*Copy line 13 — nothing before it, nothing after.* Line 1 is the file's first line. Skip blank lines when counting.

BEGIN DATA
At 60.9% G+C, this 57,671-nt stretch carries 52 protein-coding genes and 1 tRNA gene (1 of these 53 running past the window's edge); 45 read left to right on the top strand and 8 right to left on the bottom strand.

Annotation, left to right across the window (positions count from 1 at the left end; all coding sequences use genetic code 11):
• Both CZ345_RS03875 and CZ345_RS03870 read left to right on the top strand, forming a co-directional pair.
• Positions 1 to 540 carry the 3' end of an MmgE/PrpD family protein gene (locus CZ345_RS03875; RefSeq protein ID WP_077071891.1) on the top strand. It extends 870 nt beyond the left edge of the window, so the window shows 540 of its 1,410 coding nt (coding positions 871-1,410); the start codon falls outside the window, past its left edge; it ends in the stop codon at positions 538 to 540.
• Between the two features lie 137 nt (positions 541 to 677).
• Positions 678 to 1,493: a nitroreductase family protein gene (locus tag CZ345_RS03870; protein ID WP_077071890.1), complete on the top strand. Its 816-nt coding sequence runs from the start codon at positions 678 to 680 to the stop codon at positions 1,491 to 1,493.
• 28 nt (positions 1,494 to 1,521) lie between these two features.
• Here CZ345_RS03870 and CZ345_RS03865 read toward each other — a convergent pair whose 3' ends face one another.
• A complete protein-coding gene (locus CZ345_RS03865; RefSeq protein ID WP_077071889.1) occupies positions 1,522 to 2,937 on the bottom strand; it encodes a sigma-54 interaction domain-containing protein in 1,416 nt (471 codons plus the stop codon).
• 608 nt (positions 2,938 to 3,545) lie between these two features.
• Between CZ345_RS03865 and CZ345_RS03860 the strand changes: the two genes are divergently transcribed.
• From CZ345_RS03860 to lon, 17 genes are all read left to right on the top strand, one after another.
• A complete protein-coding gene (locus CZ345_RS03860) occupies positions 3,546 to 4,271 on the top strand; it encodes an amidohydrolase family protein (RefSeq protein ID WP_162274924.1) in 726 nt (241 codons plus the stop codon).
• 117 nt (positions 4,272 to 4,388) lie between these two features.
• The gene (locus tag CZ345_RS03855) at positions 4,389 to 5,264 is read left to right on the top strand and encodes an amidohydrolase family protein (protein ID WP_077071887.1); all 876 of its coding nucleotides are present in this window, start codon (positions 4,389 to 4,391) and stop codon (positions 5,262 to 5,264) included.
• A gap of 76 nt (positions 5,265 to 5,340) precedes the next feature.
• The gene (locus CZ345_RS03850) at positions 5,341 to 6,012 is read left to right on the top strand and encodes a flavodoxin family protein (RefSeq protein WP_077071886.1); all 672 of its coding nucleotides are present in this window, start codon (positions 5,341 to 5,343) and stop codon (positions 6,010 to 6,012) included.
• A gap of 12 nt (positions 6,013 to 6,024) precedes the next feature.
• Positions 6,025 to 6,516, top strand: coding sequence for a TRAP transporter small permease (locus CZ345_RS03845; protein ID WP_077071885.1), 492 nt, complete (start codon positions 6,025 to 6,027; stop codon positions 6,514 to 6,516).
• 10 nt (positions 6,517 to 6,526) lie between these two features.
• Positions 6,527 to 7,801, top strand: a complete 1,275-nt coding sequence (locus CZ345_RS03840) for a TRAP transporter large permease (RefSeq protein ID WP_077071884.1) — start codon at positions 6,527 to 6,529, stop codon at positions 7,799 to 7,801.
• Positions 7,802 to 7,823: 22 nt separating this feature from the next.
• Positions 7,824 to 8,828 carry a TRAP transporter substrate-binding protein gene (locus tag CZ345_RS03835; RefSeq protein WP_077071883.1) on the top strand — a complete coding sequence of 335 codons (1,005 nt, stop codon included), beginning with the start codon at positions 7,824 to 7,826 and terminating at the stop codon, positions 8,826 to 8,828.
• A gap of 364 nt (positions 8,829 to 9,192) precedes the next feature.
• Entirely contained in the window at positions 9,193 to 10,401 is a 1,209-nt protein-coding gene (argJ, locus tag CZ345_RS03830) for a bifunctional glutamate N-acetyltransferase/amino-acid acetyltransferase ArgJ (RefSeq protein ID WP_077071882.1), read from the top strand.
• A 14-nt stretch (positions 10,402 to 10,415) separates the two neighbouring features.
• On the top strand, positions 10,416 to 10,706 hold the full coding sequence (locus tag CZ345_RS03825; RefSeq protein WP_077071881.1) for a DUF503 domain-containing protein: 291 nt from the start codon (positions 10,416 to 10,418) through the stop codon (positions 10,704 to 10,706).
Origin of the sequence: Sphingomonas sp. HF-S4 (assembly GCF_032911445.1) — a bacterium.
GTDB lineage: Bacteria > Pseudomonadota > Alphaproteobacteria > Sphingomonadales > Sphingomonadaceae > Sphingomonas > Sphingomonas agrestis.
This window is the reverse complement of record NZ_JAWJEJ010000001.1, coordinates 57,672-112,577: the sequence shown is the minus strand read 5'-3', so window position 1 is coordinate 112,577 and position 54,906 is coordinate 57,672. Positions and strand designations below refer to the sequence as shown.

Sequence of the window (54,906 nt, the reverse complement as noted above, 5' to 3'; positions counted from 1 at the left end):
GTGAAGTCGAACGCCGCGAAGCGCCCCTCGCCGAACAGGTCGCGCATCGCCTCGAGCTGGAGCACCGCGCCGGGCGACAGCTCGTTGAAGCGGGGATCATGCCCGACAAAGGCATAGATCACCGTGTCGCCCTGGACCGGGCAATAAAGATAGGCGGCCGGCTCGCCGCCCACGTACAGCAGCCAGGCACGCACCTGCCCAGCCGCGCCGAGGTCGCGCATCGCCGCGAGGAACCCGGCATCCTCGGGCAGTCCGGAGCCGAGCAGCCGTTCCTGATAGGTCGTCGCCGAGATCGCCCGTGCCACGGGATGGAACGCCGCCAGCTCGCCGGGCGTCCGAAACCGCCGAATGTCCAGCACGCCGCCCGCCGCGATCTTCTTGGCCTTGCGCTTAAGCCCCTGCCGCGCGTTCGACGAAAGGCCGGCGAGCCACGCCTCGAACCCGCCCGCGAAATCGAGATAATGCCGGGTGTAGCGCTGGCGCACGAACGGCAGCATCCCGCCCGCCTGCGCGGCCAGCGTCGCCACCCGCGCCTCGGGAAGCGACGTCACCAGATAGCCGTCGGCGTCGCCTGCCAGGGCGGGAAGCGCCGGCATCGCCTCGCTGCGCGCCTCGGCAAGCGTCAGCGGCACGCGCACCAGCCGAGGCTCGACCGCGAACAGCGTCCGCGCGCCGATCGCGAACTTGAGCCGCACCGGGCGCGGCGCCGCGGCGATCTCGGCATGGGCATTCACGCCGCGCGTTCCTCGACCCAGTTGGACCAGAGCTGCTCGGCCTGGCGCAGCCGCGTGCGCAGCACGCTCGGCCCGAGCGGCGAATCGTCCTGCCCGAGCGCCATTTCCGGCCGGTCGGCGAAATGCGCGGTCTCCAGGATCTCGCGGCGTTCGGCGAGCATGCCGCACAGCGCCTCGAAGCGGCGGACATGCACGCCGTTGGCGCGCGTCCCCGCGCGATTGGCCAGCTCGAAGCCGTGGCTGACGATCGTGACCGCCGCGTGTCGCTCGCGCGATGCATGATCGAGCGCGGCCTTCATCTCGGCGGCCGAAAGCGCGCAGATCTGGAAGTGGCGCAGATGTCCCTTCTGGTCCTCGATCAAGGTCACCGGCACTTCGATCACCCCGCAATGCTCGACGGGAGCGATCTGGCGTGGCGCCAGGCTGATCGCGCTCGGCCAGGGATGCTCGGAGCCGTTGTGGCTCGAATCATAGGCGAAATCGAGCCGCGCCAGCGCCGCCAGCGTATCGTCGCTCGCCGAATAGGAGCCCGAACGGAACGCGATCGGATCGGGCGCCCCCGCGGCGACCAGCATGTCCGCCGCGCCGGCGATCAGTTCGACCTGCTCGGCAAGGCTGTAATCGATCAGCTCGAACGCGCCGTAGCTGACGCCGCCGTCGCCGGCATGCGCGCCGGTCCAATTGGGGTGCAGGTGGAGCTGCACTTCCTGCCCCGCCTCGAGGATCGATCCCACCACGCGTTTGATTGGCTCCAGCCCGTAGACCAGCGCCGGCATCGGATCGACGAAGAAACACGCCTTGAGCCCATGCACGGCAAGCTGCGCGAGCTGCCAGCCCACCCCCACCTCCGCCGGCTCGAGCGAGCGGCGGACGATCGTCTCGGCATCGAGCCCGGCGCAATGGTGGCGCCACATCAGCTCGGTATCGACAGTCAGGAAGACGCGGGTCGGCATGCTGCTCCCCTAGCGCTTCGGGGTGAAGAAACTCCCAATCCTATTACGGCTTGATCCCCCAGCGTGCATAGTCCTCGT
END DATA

• A complete protein-coding gene (locus CZ345_RS03860) occupies positions 3,546 to 4,271 on the top strand; it encodes an amidohydrolase family protein (RefSeq protein ID WP_162274924.1) in 726 nt (241 codons plus the stop codon).